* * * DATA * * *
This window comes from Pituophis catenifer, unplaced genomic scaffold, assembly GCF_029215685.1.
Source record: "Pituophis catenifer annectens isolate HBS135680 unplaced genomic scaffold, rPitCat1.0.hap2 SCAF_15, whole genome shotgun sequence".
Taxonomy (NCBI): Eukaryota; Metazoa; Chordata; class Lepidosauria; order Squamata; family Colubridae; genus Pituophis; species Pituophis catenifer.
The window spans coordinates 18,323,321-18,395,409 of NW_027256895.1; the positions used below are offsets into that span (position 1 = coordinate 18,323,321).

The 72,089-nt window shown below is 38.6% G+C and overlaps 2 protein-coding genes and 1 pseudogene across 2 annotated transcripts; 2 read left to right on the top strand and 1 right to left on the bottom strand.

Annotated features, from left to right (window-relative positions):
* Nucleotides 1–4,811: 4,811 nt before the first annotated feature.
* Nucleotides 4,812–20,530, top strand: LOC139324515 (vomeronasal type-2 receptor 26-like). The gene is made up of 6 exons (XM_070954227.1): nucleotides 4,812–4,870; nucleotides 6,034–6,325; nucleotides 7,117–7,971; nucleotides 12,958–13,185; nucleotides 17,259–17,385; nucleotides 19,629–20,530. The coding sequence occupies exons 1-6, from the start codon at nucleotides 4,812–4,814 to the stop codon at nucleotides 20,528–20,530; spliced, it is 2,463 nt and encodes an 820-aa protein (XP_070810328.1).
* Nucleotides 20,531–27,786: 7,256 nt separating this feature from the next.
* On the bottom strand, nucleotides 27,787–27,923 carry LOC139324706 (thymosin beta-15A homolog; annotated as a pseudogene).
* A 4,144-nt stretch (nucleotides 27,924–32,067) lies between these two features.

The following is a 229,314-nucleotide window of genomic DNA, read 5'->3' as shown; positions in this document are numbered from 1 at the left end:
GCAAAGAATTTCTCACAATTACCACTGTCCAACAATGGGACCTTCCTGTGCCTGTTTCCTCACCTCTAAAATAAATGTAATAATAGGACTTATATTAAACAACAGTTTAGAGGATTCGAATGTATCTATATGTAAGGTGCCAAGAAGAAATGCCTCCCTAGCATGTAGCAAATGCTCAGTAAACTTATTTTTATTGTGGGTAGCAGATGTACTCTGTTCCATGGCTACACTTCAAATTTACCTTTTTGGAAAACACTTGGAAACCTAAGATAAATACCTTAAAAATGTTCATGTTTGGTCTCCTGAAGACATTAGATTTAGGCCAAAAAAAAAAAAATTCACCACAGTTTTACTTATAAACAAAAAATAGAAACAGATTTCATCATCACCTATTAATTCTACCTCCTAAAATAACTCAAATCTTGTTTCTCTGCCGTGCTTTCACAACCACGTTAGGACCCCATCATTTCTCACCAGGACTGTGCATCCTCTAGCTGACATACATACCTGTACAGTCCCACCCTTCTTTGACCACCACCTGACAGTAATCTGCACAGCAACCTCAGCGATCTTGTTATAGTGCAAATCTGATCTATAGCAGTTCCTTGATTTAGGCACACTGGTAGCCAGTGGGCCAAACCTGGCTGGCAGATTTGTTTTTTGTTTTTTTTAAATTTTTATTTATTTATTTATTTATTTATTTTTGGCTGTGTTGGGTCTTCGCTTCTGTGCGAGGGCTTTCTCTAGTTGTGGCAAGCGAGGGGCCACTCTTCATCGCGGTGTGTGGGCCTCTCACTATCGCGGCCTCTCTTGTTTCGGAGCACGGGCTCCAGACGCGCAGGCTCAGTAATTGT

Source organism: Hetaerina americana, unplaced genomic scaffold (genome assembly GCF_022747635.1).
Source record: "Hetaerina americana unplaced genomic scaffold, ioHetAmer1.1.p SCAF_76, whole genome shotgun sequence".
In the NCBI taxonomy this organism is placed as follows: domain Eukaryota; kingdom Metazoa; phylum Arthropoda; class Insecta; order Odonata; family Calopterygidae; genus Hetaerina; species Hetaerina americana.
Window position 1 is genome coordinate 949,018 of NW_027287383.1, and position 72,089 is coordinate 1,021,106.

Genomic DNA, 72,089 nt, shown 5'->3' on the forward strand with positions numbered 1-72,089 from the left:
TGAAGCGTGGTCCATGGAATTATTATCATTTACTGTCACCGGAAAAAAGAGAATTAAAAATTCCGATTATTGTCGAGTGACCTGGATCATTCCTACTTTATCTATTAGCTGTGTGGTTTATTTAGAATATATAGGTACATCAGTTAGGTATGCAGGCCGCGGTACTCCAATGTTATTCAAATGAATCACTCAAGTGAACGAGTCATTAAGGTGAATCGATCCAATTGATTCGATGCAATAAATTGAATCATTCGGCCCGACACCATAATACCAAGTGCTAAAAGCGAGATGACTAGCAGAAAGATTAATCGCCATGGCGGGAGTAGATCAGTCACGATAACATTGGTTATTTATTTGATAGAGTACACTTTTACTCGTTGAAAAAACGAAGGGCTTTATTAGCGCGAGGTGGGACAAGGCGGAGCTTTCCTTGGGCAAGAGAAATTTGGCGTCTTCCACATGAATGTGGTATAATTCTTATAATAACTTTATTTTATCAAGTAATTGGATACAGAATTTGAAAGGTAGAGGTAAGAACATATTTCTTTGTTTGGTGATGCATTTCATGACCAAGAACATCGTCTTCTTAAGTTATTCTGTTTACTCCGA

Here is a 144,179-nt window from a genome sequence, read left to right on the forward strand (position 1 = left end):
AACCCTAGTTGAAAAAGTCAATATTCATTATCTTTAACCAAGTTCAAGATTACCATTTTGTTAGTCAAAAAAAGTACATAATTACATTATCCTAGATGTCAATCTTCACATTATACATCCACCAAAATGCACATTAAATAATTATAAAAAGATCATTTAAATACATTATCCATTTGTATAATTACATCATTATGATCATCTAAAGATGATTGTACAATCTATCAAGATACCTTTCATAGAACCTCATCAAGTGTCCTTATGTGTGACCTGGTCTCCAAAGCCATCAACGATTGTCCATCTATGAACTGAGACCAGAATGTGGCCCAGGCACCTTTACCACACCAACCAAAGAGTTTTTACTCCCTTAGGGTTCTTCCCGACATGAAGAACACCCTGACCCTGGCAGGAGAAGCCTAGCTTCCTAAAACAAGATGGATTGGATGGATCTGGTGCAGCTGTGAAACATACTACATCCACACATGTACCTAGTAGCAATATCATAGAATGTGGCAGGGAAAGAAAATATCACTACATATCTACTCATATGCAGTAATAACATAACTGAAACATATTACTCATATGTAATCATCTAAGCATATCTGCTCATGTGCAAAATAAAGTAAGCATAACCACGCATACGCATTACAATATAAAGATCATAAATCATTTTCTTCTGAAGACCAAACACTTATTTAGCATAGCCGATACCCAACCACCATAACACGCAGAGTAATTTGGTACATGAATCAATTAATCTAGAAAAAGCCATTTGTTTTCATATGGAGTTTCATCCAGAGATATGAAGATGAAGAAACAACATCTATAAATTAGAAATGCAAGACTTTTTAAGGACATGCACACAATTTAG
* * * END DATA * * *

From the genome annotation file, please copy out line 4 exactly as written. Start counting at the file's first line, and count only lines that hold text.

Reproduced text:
The window spans coordinates 18,323,321-18,395,409 of NW_027256895.1; the positions used below are offsets into that span (position 1 = coordinate 18,323,321).